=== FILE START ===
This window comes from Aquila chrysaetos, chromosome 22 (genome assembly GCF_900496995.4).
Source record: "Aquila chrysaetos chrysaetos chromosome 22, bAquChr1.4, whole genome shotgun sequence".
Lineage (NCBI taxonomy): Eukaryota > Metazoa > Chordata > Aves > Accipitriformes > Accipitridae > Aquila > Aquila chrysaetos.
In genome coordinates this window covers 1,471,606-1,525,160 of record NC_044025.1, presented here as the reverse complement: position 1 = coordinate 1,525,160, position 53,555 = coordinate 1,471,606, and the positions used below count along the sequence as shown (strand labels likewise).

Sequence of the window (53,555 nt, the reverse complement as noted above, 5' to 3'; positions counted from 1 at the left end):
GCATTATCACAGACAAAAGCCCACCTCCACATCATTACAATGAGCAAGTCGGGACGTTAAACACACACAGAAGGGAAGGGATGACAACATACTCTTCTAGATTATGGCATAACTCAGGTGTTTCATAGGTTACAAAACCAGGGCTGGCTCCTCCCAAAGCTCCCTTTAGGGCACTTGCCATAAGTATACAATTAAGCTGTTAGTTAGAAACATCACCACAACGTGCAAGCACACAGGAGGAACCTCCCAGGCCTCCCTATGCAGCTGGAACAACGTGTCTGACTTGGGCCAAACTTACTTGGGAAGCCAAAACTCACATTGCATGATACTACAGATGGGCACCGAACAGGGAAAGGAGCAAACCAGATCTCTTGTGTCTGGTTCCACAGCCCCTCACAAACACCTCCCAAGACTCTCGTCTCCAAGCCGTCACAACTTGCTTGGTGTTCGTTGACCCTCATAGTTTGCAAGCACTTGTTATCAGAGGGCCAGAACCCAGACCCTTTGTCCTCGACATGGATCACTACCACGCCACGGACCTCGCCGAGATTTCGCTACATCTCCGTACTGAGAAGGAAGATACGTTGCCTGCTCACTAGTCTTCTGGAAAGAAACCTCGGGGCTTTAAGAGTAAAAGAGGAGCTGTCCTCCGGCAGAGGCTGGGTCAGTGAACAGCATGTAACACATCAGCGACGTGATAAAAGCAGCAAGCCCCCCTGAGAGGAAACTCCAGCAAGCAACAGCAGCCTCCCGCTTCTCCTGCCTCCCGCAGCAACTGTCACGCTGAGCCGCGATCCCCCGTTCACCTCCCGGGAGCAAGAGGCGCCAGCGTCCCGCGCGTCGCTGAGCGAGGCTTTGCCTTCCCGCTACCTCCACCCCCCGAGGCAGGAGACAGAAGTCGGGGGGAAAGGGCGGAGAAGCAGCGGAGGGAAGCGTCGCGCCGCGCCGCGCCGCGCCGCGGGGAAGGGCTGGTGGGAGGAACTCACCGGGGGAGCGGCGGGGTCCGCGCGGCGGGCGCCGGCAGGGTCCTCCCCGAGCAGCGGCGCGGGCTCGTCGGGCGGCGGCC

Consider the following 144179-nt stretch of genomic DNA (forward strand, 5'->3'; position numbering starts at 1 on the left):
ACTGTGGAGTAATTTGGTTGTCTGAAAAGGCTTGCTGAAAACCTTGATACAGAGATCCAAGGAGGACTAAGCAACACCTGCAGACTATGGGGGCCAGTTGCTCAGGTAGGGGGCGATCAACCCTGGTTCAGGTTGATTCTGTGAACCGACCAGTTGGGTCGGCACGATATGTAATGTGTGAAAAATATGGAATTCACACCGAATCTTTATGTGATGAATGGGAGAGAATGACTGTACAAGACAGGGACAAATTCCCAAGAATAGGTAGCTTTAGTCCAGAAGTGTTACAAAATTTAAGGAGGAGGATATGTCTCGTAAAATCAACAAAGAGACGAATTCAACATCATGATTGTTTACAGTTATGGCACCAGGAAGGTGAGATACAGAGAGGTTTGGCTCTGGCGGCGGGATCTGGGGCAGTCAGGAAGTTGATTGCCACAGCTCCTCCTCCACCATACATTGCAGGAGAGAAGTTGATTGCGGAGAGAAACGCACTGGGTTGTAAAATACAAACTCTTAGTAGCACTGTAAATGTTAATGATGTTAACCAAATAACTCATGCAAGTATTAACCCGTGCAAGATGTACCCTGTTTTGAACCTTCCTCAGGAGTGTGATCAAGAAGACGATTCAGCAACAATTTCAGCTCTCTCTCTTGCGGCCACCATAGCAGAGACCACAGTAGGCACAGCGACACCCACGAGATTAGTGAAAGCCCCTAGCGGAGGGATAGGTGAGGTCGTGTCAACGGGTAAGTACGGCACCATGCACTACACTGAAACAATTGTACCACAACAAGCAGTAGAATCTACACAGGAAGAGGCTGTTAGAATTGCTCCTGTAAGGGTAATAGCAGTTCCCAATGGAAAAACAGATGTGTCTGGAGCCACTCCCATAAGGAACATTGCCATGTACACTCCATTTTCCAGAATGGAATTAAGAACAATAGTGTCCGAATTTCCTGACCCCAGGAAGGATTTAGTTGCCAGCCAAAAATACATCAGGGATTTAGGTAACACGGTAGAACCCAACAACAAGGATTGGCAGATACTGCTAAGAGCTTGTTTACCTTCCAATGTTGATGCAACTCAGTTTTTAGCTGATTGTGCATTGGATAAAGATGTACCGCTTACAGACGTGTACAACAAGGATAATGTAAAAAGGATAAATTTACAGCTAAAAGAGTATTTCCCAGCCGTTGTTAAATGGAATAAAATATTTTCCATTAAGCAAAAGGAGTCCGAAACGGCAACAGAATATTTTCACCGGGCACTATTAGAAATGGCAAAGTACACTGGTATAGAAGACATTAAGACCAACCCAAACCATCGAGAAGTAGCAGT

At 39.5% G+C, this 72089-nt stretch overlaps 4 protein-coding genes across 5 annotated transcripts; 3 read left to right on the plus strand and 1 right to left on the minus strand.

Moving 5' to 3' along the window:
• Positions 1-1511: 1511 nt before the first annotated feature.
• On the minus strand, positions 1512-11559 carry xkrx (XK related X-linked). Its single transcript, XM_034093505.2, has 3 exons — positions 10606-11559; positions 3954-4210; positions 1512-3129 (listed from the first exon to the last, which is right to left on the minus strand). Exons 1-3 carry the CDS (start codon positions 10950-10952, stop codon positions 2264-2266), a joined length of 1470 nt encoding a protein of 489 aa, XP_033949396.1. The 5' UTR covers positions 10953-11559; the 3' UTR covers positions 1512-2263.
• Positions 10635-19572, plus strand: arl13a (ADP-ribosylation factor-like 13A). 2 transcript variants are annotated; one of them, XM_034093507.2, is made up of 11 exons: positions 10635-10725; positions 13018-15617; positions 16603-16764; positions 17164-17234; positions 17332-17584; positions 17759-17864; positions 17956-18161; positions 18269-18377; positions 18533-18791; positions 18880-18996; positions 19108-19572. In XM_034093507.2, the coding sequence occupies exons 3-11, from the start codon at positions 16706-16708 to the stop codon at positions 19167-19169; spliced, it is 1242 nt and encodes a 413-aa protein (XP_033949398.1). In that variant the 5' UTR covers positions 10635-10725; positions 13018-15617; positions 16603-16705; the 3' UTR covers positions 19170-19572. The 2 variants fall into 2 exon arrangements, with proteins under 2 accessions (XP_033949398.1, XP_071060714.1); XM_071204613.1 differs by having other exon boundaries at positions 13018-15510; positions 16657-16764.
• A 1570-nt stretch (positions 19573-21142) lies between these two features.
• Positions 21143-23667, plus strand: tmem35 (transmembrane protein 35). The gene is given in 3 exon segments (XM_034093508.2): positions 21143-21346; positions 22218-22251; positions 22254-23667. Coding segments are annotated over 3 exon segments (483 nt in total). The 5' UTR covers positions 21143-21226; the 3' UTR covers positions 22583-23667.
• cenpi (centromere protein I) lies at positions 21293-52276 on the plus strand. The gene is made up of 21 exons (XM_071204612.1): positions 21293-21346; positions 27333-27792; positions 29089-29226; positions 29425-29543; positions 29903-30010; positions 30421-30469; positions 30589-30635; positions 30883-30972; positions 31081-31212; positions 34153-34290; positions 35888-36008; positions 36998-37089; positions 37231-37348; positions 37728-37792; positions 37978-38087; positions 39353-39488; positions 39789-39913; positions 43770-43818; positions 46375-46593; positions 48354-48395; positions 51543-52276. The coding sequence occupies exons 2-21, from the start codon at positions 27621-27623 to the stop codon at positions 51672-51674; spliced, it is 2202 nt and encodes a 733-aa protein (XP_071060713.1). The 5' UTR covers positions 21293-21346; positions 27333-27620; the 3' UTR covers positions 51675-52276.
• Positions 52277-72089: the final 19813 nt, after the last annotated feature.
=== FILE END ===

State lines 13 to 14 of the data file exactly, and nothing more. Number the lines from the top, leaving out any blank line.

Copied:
• Positions 10635-19572, plus strand: arl13a (ADP-ribosylation factor-like 13A). 2 transcript variants are annotated; one of them, XM_034093507.2, is made up of 11 exons: positions 10635-10725; positions 13018-15617; positions 16603-16764; positions 17164-17234; positions 17332-17584; positions 17759-17864; positions 17956-18161; positions 18269-18377; positions 18533-18791; positions 18880-18996; positions 19108-19572. In XM_034093507.2, the coding sequence occupies exons 3-11, from the start codon at positions 16706-16708 to the stop codon at positions 19167-19169; spliced, it is 1242 nt and encodes a 413-aa protein (XP_033949398.1). In that variant the 5' UTR covers positions 10635-10725; positions 13018-15617; positions 16603-16705; the 3' UTR covers positions 19170-19572. The 2 variants fall into 2 exon arrangements, with proteins under 2 accessions (XP_033949398.1, XP_071060714.1); XM_071204613.1 differs by having other exon boundaries at positions 13018-15510; positions 16657-16764.
• A 1570-nt stretch (positions 19573-21142) lies between these two features.